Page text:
Toyota has revealed new details about its first bespoke electric car – the bZ4X.
The midsize crossover EV is due to get a 300-mile range from a 71 kWh battery and a new steer-by-wire system. The bZ4X is due to go on sale in the middle of next year in the US, Europe, Japan, and China.
The bZ4X is also apparently capable of charging with up to 150 kW DC chargers, meaning 80% charge can be had in 30 minutes. The car’s platform was jointly developed with Subaru and allows the bZ4X to store its batteries low and flat within the car.
Some bZ4X models come with a new steer-by-wire system and an unusual square steering wheel – similar to the Tesla Model S Plaid’s. Toyota reckons that this will reduce driver burden by removing the need to change grips when steering. A quick lock-to-lock should ensure this but the move hasn’t proved universally popular in similar Teslas.
The bZ4X uses cloud-based navigation that can highlight charging stations and projected driving ranges. Voice-recognition is built-in, allowing the driver to operate the wipers and air conditioning without moving a finger.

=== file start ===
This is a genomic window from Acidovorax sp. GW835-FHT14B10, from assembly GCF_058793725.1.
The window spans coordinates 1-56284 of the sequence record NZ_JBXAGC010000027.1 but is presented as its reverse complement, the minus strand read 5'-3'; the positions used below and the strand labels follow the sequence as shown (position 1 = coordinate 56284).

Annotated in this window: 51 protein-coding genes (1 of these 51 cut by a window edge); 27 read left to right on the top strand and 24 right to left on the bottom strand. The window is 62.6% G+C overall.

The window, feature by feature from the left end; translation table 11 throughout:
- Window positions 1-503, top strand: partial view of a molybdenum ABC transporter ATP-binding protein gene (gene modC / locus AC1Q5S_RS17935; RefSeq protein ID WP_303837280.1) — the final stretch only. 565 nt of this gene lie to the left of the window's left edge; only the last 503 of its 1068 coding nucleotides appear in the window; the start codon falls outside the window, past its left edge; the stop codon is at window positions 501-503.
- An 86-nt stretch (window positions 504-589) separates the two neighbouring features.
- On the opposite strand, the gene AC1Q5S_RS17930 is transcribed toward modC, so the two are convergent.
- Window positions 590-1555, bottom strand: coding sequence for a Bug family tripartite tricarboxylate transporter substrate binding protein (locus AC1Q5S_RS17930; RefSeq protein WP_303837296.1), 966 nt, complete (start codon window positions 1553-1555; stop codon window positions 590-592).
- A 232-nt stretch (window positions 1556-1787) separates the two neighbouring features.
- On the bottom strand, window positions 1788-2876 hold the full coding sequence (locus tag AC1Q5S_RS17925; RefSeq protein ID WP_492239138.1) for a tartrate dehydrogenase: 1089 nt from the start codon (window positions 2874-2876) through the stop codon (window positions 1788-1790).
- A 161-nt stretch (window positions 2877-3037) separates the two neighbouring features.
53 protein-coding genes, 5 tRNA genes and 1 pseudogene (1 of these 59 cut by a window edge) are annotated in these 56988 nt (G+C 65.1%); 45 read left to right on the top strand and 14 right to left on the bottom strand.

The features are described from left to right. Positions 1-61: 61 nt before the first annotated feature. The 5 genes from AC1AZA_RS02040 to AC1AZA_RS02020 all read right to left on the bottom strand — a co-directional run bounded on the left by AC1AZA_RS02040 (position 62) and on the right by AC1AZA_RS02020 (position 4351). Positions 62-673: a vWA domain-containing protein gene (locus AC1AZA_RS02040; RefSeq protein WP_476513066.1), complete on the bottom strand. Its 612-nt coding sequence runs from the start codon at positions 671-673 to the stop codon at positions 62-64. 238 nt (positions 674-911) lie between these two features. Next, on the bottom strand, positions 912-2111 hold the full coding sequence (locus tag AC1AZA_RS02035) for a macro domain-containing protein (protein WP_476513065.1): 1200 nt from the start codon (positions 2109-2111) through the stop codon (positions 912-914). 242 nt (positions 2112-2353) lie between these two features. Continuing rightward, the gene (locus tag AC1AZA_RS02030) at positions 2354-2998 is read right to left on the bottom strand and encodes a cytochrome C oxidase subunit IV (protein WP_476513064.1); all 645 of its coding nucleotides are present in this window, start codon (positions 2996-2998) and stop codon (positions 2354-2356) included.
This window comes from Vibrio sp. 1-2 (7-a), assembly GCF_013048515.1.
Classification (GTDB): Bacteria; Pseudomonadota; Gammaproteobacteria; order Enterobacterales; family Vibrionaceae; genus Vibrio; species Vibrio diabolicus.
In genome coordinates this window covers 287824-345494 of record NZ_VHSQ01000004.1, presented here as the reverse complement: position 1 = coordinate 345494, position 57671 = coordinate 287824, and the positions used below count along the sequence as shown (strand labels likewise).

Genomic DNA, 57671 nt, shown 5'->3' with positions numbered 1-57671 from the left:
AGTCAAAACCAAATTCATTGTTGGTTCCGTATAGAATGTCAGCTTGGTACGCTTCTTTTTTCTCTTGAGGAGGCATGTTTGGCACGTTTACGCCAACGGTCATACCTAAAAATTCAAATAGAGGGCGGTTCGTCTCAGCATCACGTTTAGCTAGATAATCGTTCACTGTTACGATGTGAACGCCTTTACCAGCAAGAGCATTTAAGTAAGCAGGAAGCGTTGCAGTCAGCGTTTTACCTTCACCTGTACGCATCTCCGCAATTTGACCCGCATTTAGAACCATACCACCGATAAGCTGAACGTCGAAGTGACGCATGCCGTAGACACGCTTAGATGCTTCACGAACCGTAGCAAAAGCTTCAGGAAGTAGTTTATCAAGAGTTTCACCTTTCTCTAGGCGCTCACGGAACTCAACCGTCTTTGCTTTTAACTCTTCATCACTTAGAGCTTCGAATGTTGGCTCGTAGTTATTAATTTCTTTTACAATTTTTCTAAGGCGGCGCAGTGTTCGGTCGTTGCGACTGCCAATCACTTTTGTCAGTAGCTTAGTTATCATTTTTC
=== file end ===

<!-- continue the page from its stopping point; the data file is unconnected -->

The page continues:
Over-the-air software updates are available to improve performance, safety features, and multimedia systems without the need to visit a dealership. Similarly, digital keys are available for the bZ4X, allowing drivers to unlock and start their cars with their phones. Digital keys can be handed over between smartphones, making it easy for family and friends to borrow and lend vehicles remotely.
Some models will also come with a roof-mounted solar panel. Toyota reckons that these will generate electricity equivalent to 1,800 km of driving distance per year.
The bZ4X will also come with an improved version of Toyota Safety Sense. It uses millimetre wave radar and a “monocular camera” to expand the detection range in front of the car and prevent accidents.
All told, the bZ4X is a bold statement from Toyota, incorporating lots of advanced tech in a new platform. Whether consumers will take to all these changes, however, remains to be seen.